Red-eared slider turtles can survive for months underwater without needing to come back up for air. In the wild, they must do this during cold winters when the bodies of water they live in freeze over.
Rather than holding their breath, red-eared sliders can absorb oxygen that has naturally dissolved into the water they are living in. This happens through the cloacal cavity, which is located underneath the tail.
After obtaining red-eared slider turtles, they should be inspected by a reptilian veterinarian within a couple of days to check for any possible health concerns. A pair of red-eared sliders will require 150-gallon enclosures or aquariums when they are adults. However, a 20-gallon aquarium is sufficient when they are hatchlings. They need water at least deep enough for them to be able to turn themselves over in the water. If there is not enough water, it may flip on its back and be unable to breathe.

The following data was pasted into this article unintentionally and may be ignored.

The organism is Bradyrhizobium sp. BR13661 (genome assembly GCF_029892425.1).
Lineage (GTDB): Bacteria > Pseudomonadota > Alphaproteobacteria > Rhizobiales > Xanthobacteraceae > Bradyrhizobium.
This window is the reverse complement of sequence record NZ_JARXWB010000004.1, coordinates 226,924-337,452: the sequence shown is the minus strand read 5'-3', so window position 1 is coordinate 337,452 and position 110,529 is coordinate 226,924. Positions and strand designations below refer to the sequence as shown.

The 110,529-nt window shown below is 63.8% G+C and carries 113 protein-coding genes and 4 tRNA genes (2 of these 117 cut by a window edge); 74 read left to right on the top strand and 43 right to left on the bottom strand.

The enclosure needs to have a basking platform to let the turtle warm up and dry off. An underwater heather should be set to about 80 degrees Fahrenheit however some turtles do better in slightly warmer environments . A basking light perched over the basking platform with a temperature of 95 to 100 degrees Fahrenheit is ideal. Turtles can be very difficult to look after and if they spend too much time basking or swimming, do not eat enough or act out of the ordinary, it is important to seek veterinarian advice as soon as possible.